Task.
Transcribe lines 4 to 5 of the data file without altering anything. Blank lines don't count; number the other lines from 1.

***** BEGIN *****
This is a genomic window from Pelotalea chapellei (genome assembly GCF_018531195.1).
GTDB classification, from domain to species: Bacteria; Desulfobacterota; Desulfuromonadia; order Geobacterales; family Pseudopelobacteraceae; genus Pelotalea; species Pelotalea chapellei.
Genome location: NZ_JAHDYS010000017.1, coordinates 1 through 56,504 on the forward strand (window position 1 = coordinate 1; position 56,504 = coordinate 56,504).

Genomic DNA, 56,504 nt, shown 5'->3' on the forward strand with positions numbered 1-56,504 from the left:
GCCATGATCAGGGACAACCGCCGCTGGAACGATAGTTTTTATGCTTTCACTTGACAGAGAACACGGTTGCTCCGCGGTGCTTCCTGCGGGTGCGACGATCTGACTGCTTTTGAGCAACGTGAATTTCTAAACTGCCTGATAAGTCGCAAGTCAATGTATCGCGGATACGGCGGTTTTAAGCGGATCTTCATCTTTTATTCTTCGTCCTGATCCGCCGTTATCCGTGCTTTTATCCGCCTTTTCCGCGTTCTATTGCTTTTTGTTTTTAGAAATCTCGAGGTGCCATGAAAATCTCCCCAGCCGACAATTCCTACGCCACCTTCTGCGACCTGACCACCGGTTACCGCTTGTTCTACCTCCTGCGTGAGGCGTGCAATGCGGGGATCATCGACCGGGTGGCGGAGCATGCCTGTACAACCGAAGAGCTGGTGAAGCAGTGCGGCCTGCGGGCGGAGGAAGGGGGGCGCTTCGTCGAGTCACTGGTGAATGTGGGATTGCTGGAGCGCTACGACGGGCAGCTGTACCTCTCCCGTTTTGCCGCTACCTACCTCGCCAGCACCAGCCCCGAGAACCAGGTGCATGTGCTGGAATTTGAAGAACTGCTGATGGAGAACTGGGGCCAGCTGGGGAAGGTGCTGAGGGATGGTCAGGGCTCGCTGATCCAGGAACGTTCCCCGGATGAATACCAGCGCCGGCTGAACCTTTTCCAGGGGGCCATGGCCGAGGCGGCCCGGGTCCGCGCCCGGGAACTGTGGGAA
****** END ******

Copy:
Genomic DNA, 56,504 nt, shown 5'->3' on the forward strand with positions numbered 1-56,504 from the left:
GCCATGATCAGGGACAACCGCCGCTGGAACGATAGTTTTTATGCTTTCACTTGACAGAGAACACGGTTGCTCCGCGGTGCTTCCTGCGGGTGCGACGATCTGACTGCTTTTGAGCAACGTGAATTTCTAAACTGCCTGATAAGTCGCAAGTCAATGTATCGCGGATACGGCGGTTTTAAGCGGATCTTCATCTTTTATTCTTCGTCCTGATCCGCCGTTATCCGTGCTTTTATCCGCCTTTTCCGCGTTCTATTGCTTTTTGTTTTTAGAAATCTCGAGGTGCCATGAAAATCTCCCCAGCCGACAATTCCTACGCCACCTTCTGCGACCTGACCACCGGTTACCGCTTGTTCTACCTCCTGCGTGAGGCGTGCAATGCGGGGATCATCGACCGGGTGGCGGAGCATGCCTGTACAACCGAAGAGCTGGTGAAGCAGTGCGGCCTGCGGGCGGAGGAAGGGGGGCGCTTCGTCGAGTCACTGGTGAATGTGGGATTGCTGGAGCGCTACGACGGGCAGCTGTACCTCTCCCGTTTTGCCGCTACCTACCTCGCCAGCACCAGCCCCGAGAACCAGGTGCATGTGCTGGAATTTGAAGAACTGCTGATGGAGAACTGGGGCCAGCTGGGGAAGGTGCTGAGGGATGGTCAGGGCTCGCTGATCCAGGAACGTTCCCCGGATGAATACCAGCGCCGGCTGAACCTTTTCCAGGGGGCCATGGCCGAGGCGGCCCGGGTCCGCGCCCGGGAACTGTGGGAA